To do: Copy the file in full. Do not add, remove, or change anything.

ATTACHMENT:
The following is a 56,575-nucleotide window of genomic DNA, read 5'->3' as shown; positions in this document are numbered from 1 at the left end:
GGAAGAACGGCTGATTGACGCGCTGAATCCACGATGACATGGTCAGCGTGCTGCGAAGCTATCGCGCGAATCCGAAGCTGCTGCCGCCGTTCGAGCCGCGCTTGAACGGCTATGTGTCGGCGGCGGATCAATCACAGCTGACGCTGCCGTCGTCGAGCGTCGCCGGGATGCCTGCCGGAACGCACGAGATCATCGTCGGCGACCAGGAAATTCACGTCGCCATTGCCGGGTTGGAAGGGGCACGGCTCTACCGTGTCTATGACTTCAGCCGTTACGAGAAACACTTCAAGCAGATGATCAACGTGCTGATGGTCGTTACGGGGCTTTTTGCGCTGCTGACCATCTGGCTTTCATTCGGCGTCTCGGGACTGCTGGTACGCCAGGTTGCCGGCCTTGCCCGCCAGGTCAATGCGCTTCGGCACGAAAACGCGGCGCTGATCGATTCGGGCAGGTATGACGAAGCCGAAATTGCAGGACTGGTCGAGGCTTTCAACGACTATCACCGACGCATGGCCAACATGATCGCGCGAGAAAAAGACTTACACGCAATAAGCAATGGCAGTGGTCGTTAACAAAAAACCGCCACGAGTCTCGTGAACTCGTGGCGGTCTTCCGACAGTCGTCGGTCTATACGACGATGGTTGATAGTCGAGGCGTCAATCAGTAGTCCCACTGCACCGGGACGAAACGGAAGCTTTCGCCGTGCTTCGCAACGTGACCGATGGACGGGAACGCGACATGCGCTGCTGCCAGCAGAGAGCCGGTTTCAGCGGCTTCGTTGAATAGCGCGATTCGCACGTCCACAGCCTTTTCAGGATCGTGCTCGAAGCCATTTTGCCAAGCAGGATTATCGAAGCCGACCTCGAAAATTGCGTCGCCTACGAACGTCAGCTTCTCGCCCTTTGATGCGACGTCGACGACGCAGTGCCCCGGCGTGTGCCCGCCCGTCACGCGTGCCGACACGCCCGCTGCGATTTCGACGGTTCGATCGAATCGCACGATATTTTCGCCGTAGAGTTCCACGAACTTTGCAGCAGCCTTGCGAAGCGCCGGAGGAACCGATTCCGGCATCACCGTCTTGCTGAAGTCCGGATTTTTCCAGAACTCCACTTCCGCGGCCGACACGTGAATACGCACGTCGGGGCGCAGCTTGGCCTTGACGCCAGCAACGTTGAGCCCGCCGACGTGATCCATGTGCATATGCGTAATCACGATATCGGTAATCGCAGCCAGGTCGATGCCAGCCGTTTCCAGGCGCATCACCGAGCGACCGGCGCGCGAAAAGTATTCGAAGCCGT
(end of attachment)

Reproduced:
The following is a 56,575-nucleotide window of genomic DNA, read 5'->3' as shown; positions in this document are numbered from 1 at the left end:
GGAAGAACGGCTGATTGACGCGCTGAATCCACGATGACATGGTCAGCGTGCTGCGAAGCTATCGCGCGAATCCGAAGCTGCTGCCGCCGTTCGAGCCGCGCTTGAACGGCTATGTGTCGGCGGCGGATCAATCACAGCTGACGCTGCCGTCGTCGAGCGTCGCCGGGATGCCTGCCGGAACGCACGAGATCATCGTCGGCGACCAGGAAATTCACGTCGCCATTGCCGGGTTGGAAGGGGCACGGCTCTACCGTGTCTATGACTTCAGCCGTTACGAGAAACACTTCAAGCAGATGATCAACGTGCTGATGGTCGTTACGGGGCTTTTTGCGCTGCTGACCATCTGGCTTTCATTCGGCGTCTCGGGACTGCTGGTACGCCAGGTTGCCGGCCTTGCCCGCCAGGTCAATGCGCTTCGGCACGAAAACGCGGCGCTGATCGATTCGGGCAGGTATGACGAAGCCGAAATTGCAGGACTGGTCGAGGCTTTCAACGACTATCACCGACGCATGGCCAACATGATCGCGCGAGAAAAAGACTTACACGCAATAAGCAATGGCAGTGGTCGTTAACAAAAAACCGCCACGAGTCTCGTGAACTCGTGGCGGTCTTCCGACAGTCGTCGGTCTATACGACGATGGTTGATAGTCGAGGCGTCAATCAGTAGTCCCACTGCACCGGGACGAAACGGAAGCTTTCGCCGTGCTTCGCAACGTGACCGATGGACGGGAACGCGACATGCGCTGCTGCCAGCAGAGAGCCGGTTTCAGCGGCTTCGTTGAATAGCGCGATTCGCACGTCCACAGCCTTTTCAGGATCGTGCTCGAAGCCATTTTGCCAAGCAGGATTATCGAAGCCGACCTCGAAAATTGCGTCGCCTACGAACGTCAGCTTCTCGCCCTTTGATGCGACGTCGACGACGCAGTGCCCCGGCGTGTGCCCGCCCGTCACGCGTGCCGACACGCCCGCTGCGATTTCGACGGTTCGATCGAATCGCACGATATTTTCGCCGTAGAGTTCCACGAACTTTGCAGCAGCCTTGCGAAGCGCCGGAGGAACCGATTCCGGCATCACCGTCTTGCTGAAGTCCGGATTTTTCCAGAACTCCACTTCCGCGGCCGACACGTGAATACGCACGTCGGGGCGCAGCTTGGCCTTGACGCCAGCAACGTTGAGCCCGCCGACGTGATCCATGTGCATATGCGTAATCACGATATCGGTAATCGCAGCCAGGTCGATGCCAGCCGTTTCCAGGCGCATCACCGAGCGACCGGCGCGCGAAAAGTATTCGAAGCCGT